Friday, June 1, 2012

Using a Func-y Dictionary Instead of a Switch

Recently I felt that the Strategy Pattern was appropriate for solving a problem. I thought that a switch statement would discriminate between the different strategies but I had reservations. I knew that the length of the switch statement would grow and become an eyesore. I had been using F# recently and had been really impressed with the succinctness of the language. These factors inspired me to find a more elegant solution to my problem.

The selection logic for each Concrete Strategy was simply to match a string value exposed as a property of a POCO. The result for each test was boolean, and a value of true indicated that a particular Concrete Strategy was to be used. I needed to somehow correlate this boolean test with an instantiated object. It occurred to me that a Dictionary<TKey, TValue> seemed to fulfill the need for this type of lookup. (Because I didn't want to unnecessarily instantiate objects, I threw Lazy<T> into the mix.)

Here is how the Dictionary is loaded:
Dictionary<Func<ITestedObject, bool>, Lazy<IStrategy>> lookup = new Dictionary<Func<ITestedObject, bool>, Lazy<IStrategy>>();

lookup.Add(o => o.Identifier.Equals("ABC-123", StringComparison.OrdinalIgnoreCase), new Lazy<IStrategy>(() => new ConcreteStrategy0()));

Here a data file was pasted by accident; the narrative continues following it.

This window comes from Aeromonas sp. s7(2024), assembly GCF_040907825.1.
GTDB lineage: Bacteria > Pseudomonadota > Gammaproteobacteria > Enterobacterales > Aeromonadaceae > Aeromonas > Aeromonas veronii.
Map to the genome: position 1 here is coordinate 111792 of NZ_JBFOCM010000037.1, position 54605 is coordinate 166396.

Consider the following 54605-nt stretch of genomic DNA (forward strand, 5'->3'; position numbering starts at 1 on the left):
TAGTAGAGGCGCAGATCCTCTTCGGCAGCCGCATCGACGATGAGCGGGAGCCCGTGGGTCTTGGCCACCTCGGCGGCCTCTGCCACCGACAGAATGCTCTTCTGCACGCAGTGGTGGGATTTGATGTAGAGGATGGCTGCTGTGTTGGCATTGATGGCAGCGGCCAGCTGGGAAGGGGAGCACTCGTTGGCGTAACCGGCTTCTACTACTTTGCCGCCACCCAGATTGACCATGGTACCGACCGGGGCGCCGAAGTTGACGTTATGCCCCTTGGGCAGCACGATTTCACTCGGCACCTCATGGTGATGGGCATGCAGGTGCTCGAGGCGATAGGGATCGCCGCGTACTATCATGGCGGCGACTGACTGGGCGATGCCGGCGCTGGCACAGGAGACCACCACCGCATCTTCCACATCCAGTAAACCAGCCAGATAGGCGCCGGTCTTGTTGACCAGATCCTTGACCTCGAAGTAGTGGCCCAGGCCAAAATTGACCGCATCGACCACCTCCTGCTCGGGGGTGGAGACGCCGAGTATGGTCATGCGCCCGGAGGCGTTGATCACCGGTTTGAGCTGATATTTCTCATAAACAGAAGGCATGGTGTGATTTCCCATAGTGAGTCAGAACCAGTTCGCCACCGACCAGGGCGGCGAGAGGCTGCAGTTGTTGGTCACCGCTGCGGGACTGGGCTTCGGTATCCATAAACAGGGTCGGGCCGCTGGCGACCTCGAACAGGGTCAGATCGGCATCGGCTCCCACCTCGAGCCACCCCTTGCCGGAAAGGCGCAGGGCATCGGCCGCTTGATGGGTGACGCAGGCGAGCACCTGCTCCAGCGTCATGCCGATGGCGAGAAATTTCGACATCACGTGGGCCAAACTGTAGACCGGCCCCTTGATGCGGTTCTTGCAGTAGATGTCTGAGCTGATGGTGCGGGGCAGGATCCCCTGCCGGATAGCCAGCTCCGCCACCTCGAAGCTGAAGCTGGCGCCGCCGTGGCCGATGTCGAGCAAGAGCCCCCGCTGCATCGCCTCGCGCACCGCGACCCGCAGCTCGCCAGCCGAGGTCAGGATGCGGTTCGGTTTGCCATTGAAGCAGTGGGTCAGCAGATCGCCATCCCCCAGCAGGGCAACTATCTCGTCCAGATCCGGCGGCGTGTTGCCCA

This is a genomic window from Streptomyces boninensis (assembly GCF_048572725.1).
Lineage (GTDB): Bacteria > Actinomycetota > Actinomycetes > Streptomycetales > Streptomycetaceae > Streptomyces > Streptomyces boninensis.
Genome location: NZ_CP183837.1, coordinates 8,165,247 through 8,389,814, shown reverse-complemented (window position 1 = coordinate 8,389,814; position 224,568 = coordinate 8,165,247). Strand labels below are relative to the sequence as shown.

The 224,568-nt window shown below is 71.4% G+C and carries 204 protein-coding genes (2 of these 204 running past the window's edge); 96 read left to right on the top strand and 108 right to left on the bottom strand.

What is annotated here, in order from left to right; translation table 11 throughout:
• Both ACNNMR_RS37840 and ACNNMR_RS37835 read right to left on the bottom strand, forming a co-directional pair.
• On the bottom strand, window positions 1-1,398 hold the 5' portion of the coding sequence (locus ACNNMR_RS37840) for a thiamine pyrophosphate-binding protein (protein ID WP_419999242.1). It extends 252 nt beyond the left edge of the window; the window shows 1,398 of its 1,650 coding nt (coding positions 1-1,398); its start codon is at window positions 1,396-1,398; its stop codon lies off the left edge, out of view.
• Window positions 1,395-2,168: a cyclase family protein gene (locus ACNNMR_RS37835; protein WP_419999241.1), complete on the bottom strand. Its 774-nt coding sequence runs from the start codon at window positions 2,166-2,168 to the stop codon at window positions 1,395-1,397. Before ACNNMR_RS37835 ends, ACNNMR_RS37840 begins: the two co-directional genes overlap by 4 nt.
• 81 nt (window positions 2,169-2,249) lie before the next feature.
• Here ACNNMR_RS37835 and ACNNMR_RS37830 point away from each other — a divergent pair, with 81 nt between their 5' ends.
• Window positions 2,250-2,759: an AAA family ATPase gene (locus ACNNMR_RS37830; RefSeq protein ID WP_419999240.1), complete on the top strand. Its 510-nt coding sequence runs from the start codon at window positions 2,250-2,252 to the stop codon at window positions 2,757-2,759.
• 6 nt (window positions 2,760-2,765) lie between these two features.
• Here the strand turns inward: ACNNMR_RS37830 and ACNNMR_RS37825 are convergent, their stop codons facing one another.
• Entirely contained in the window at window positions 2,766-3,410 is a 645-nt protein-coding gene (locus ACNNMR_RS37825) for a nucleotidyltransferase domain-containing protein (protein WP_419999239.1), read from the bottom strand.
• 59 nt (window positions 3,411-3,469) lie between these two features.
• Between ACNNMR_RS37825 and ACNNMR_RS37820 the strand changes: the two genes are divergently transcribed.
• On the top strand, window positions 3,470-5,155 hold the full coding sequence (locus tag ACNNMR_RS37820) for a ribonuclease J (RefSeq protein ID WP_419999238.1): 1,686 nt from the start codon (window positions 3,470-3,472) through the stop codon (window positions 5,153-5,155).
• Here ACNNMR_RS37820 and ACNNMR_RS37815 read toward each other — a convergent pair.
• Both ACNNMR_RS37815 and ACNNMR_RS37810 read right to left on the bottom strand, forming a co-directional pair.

lookup.Add(o => o.Identifier.Equals("ABC-456", StringComparison.OrdinalIgnoreCase), new Lazy<IStrategy>(() => new ConcreteStrategy1()));
lookup.Add(o => o.Identifier.Equals("ABC-789", StringComparison.OrdinalIgnoreCase), new Lazy<IStrategy>(() => new ConcreteStrategy2()));

Here is how I use it. In my case I need to test whether members of an IEnumerable<ITestedObject> all have the same Identifier value. If all of the tested items have the same Identifier, which is determined by the use of the Dictionary's key as the predicate in the 'All' call, then I get the Value from the appropriate Dictionary entry. (Note that the object returned is Lazy<IStrategy>, and I'll have to get the actual Concrete Strategy through a call to Lazy<T>.Value.) Specifically:
var concreteStrategy = lookup.FirstOrDefault(d => someResult.TestedObjects.All(d.Key)).Value;

There is certainly room for refinement and improvement, but this solution worked well for me.